ENSIGN: Cyber

Finding Deep Patterns at Enterprise Scale

ENSIGN is used by security administrators and threat specialists to mine large volumes of unlabeled multidimensional data, such as spreadsheets or logs, for patterns that cue investigations.

These patterns are used in day-to-day operations to discover “what has changed” and support skilled hunt teams who use them to make directed, efficient use of big-graph platforms and search tools. In both cases, ENSIGN’s advanced unsupervised machine learning capability connects key dots that make clear who the relevant actors are.

In this way, ENSIGN is the ultimate forensics tool for navigating big data.

Core Capabilities

Organizations collect more data than they can effectively analyze. ENSIGN provides a singular tool to make use of all the data you are collecting now, without the need for time-consuming labeling or complex feature engineering.

Whether you are using Elastic, Splunk, Neo4j or something else, ENSIGN provides the forensic trailheads necessary to make smart, focused use of modern search tools. Form queries relevant to your data. No more boiling the ocean to get thousands of hits against abstract patterns.

Today’s attackers are smart. Security professionals make mistakes. Rules can be incomplete and outdated. With ENSIGN see the real story in your data, without bias. Discover what you thought you were protected against.

Statistics only tell part of the story. With ENSIGN you can see the patterns that make up your data, over any time interval. Learn to separate the normal from the suspicious, the high-volume activity from the low and slow, and find what you didn’t know you were looking for.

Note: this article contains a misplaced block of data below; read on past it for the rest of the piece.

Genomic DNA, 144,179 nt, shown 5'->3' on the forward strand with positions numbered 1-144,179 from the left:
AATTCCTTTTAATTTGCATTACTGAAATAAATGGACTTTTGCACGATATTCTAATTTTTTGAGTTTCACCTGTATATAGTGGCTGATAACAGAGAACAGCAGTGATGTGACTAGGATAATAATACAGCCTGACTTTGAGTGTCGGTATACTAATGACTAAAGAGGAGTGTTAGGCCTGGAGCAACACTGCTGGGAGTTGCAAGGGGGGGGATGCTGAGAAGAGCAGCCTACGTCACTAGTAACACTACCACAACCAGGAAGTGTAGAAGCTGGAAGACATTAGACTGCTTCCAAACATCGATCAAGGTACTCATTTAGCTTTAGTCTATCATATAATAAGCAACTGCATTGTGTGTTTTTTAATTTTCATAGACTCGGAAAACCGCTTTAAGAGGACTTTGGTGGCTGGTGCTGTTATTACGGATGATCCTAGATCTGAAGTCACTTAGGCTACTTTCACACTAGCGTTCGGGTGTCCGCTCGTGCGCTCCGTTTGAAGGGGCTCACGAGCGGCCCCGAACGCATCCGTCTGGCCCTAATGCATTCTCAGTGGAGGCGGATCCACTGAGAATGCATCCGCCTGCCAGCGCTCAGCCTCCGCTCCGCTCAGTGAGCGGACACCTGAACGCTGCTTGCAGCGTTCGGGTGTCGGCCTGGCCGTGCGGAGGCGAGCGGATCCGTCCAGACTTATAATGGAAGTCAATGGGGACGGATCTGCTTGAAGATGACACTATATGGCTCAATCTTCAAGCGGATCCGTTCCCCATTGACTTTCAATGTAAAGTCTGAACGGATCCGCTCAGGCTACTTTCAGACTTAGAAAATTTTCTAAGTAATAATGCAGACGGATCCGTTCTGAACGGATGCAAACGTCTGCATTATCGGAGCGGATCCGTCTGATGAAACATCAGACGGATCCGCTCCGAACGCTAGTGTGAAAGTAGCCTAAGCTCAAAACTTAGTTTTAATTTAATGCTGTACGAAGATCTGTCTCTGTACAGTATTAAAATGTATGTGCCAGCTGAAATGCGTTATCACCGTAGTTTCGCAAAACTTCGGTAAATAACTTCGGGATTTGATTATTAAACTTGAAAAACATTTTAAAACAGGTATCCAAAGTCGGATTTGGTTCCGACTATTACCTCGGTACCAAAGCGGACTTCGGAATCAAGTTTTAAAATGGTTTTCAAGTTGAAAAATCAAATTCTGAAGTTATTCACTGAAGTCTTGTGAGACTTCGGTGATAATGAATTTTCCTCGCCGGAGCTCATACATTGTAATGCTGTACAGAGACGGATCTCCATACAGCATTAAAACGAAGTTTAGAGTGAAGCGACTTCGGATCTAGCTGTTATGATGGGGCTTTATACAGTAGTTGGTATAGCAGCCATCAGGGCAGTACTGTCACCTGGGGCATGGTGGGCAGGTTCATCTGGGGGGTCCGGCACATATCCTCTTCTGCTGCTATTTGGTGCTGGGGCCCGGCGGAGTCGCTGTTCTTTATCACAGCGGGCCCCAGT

Meet Some of Our Team

James Ezick

VP Engineering
Bio

Muthu Baskaran

Fellow & Managing Engineer
Bio

Dimitri Leggas

Research Engineer
Bio

Brendan von Hofe

Research Engineer
Bio

Get in touch with one of our experts today

The Latest

Reservoir Labs Presents New Research at IEEE HPEC 2020

The 2020 IEEE High Performance Extreme Computing Conference, happening virtually from September 22 – 24, will feature novel, breakthrough research on an array of Reservoir Labs’ R&D including R-Stream, ENSIGN, and Algorithms. Reservoir engineers will be presenting their findings during

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Recent Publications

Efficient and scalable computations with sparse tensors

In a system for storing in memory a tensor that includes at least three modes, elements of the tensor are stored in a mode-based order for improving locality of references when the elements are accessed during an operation on the tensor. To facilitate efficient data reuse in a tensor transform

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Systems and methods for selective expansive recursive tensor analysis

A system for performing tensor decomposition in a selective expansive and/or recursive manner, a tensor is decomposed into a specified number of components, and one or more tensor components are selected for further decomposition. For each selected component, the significant elements thereof are identified, and using the indices of the